Native Hawaiian and Pacific Islander Health and Fitness: Winning the Future for Our Youth
Over the weekend, more than 1500 Native Hawaiian and Pacific Islander (NHPI) youth and family members joined celebrity fitness trainer, Jillian Michaels, and professional athletes Troy Polamalu and Marcus McNeil at the University of California, Los Angeles, to answer the First Lady’s call. Our goal: draw attention to the increasing rate of childhood obesity among NHPI youth and promote physical activity and healthy living.
Over the past three decades, childhood obesity rates in America have tripled. Among NHPIs, the numbers are especially dismal: one out of five NHPI high school youth is obese, one of the highest percentages among all racial groups in the country. Diabetes, heart disease and hypertension are plaguing the community. The time to address this crisis is now.
This is about inspiring our communities to eat healthier and get active.
We may come from different backgrounds – one of us is an educator, the other, a professional athlete -- but we both know how important exercise and eating a balanced diet is for our youth. But staying healthy and fit isn’t something only professional athletes can achieve. You don’t need to sacrifice delicious food or stick to a strict workout regimen. Being healthy is about a lifestyle of responsible choices. For thousands of years, NHPIs remained active through work and expression of their culture in the forms of sports, work and dancing. They nourished their bodies with nutritious foods harvested from the land and ocean around them.
Our lives have changed quite a bit, and many of us are not able to fully emulate the lives of prior generations – when many of the NHPI ancestors lived off the land as fisherman and farmers. But in the modern world, we can still make responsible choices for our children and ourselves. We can snack on an apple instead of a chocolate bar; walk or ride a bike and not drive; and turn the TV or computer off and get active.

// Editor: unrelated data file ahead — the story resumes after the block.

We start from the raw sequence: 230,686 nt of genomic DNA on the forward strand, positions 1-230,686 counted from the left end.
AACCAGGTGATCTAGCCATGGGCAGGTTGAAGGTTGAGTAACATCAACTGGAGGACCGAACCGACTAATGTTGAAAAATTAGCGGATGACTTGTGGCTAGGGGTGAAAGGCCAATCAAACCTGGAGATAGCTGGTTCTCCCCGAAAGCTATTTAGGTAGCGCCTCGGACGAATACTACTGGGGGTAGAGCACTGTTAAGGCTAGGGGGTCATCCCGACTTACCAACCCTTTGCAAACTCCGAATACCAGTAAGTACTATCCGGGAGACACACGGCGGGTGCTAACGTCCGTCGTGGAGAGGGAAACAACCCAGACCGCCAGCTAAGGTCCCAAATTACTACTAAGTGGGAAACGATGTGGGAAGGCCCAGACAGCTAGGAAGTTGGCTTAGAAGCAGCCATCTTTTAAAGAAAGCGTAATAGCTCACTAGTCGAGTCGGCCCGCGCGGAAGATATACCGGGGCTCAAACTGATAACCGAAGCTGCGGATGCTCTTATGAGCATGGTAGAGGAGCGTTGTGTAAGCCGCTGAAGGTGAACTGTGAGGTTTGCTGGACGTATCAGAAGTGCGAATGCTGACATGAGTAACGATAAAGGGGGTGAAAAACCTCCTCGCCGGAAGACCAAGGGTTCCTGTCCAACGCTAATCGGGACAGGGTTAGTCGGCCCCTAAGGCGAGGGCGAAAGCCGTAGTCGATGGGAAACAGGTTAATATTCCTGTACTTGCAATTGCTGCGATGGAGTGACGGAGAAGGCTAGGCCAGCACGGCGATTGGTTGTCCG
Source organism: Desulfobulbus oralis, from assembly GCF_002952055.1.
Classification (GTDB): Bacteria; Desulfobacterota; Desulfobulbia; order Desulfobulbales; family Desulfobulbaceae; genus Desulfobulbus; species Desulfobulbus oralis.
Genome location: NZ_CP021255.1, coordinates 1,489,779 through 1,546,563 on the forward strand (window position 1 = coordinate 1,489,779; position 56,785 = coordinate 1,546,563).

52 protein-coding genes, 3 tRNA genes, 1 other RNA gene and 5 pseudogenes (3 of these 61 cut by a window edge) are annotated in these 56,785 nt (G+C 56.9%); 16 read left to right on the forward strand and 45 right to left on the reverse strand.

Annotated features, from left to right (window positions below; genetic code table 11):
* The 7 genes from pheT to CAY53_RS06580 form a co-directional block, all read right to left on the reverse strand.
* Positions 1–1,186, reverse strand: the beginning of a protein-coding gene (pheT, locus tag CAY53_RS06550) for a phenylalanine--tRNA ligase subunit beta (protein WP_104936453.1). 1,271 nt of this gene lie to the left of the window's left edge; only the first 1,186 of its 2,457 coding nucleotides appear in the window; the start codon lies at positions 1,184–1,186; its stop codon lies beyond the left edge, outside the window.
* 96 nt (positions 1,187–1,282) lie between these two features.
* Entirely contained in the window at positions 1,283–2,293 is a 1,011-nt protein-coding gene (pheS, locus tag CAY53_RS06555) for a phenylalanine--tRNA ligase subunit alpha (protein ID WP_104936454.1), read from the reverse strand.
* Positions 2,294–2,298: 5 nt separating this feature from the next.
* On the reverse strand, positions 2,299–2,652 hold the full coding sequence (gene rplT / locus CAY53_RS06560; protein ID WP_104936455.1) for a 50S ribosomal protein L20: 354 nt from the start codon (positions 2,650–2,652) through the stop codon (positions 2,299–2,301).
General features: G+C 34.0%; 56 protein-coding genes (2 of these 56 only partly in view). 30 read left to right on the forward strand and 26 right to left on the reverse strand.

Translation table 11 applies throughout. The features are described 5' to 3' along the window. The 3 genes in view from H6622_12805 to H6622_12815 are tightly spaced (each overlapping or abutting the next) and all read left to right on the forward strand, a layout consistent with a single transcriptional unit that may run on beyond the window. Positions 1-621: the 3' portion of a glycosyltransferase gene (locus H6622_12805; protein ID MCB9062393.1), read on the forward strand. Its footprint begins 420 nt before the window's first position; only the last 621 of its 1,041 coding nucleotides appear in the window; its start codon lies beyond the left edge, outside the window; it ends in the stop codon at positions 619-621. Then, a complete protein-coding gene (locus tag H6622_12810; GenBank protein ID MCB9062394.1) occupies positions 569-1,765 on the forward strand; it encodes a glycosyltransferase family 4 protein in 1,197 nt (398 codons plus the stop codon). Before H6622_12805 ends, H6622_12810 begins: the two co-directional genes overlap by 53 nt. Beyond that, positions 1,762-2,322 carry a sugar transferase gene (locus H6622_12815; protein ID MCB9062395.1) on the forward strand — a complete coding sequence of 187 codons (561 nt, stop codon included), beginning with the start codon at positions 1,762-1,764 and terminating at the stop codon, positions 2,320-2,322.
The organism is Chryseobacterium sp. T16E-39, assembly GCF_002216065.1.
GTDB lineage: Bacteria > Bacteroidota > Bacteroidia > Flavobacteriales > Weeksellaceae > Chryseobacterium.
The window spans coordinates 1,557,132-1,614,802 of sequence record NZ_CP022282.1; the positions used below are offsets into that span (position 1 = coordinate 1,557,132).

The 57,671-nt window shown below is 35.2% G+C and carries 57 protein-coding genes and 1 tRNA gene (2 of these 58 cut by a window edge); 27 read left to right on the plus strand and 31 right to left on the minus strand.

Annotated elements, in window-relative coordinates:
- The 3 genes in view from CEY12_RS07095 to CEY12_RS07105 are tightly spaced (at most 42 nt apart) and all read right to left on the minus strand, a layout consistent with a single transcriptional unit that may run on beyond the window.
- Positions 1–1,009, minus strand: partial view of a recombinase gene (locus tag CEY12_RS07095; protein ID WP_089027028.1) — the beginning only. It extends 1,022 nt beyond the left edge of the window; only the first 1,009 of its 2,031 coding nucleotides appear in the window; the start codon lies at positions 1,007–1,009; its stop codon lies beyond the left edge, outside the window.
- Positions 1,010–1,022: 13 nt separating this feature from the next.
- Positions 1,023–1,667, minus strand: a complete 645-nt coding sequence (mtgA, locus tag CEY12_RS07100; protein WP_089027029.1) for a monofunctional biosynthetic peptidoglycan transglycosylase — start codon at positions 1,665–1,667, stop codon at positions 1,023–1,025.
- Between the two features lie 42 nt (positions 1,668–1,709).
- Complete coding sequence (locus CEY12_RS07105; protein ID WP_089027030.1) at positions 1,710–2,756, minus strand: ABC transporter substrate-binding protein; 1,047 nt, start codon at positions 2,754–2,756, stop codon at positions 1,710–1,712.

And the Administration, through the Let’s Move! Initiative is supporting these decisions and making it easier for all of us by promoting healthy eating and living, coordinating key federal programs, providing helpful information to families, and working with numerous partners across the country to address poor health outcomes in our community that are related to poor diet and lack of exercise. We’re working together across the country to make these changes.
We all have a part to play in achieving this goal. Let’s challenge each other to lead healthier, more active lives, so that young people can reach their full potential.
Sefa Aina is the vice chair of the President’s Advisory Commission on Asian Americans and Pacific Islanders and serves as Director of the Asian American Resource Center at Pomona College.
Hines Ward is a member of the President’s Advisory Commission on Asian Americans and Pacific Islanders, the Founder of the Hines Ward Helping Hands Foundation, and the MVP-winning wide receiver with the Pittsburgh Steelers.
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